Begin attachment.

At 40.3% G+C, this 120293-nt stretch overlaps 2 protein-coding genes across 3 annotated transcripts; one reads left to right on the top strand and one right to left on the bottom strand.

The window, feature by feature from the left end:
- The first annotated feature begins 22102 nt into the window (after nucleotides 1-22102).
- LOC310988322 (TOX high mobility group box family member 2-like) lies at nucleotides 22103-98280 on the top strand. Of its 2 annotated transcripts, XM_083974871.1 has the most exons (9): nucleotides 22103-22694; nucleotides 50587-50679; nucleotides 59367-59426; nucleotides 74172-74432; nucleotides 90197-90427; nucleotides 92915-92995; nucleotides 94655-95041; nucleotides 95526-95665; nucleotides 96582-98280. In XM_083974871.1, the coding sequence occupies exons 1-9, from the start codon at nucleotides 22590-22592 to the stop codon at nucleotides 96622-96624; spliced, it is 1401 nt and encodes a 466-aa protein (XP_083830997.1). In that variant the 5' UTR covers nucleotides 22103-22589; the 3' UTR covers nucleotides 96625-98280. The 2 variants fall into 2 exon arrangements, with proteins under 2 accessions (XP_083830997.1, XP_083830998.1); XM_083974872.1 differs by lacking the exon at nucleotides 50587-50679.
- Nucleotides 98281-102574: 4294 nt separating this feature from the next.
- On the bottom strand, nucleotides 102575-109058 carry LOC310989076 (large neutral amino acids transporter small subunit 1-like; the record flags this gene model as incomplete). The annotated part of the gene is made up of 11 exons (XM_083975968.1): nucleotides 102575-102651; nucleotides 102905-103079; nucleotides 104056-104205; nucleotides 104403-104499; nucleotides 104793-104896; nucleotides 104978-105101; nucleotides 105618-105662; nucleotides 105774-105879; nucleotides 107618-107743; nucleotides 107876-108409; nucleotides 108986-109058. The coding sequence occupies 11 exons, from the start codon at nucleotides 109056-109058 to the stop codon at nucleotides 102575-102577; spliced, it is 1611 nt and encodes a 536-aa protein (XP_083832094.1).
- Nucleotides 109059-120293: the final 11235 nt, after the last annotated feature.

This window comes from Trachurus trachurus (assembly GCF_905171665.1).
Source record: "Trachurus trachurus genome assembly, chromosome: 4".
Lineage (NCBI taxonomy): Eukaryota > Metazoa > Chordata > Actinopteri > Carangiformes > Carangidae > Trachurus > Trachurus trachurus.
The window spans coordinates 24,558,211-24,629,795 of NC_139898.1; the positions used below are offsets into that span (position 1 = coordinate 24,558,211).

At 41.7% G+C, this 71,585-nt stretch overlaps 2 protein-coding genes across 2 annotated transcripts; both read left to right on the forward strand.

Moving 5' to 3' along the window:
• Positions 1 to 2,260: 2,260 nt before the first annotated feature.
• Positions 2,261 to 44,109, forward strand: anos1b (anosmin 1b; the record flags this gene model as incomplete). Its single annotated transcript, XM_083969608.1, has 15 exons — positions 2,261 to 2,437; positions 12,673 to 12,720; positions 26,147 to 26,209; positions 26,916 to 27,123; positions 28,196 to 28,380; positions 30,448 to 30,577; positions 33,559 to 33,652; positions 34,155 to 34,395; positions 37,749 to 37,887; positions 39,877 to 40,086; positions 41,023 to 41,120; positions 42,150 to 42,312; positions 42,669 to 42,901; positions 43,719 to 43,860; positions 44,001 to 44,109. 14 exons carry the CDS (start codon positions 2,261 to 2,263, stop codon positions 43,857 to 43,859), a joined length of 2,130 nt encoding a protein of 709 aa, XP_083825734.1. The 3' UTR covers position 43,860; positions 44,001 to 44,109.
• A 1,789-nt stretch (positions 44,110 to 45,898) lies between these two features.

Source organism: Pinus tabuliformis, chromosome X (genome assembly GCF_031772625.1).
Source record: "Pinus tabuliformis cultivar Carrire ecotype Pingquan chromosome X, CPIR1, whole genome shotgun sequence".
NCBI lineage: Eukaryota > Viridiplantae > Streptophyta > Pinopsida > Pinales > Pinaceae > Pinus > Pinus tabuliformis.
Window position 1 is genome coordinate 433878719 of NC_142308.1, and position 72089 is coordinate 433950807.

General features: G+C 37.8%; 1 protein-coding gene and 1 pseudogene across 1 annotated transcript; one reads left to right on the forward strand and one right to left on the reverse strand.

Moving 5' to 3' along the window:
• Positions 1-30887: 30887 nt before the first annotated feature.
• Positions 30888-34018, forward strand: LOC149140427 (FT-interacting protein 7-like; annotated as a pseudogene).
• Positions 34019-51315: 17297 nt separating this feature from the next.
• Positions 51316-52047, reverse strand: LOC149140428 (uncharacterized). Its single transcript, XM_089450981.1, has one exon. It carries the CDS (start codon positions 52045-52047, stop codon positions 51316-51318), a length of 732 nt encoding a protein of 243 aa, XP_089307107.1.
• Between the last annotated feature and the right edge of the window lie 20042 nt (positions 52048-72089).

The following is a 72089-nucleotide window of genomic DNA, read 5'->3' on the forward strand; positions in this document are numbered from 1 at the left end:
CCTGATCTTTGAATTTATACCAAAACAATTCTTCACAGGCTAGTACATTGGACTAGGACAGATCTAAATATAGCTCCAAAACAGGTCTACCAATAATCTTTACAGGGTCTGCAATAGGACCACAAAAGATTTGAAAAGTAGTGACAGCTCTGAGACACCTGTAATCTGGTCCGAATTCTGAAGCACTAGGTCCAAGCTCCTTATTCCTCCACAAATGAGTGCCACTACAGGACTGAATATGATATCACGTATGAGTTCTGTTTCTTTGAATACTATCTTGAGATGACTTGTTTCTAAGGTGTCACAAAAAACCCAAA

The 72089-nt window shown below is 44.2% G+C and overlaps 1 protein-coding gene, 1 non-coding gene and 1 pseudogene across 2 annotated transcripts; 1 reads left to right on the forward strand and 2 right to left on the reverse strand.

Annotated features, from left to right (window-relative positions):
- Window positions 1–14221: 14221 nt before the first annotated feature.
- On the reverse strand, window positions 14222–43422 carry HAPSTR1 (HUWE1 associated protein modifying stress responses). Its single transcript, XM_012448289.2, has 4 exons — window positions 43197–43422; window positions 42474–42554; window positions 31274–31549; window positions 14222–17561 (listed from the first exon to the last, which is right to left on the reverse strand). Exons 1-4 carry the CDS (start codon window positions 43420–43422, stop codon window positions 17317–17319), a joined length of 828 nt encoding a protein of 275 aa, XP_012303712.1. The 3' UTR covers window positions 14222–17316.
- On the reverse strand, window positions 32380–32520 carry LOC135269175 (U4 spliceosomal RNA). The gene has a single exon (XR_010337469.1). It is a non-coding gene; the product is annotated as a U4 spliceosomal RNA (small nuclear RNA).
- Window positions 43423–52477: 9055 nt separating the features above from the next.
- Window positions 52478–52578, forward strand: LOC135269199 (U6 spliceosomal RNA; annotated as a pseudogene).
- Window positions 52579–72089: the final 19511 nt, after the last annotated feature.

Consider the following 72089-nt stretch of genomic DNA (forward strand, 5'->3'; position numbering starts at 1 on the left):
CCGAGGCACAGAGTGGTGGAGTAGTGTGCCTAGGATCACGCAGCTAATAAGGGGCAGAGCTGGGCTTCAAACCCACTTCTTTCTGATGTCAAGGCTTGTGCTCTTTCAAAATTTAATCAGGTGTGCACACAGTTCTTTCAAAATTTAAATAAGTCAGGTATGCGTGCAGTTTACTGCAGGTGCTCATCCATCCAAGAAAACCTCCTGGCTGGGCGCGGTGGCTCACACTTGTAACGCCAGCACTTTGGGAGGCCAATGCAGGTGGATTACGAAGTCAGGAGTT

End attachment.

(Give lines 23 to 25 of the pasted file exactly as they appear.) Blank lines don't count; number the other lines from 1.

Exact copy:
• Positions 1-30887: 30887 nt before the first annotated feature.
• Positions 30888-34018, forward strand: LOC149140427 (FT-interacting protein 7-like; annotated as a pseudogene).
• Positions 34019-51315: 17297 nt separating this feature from the next.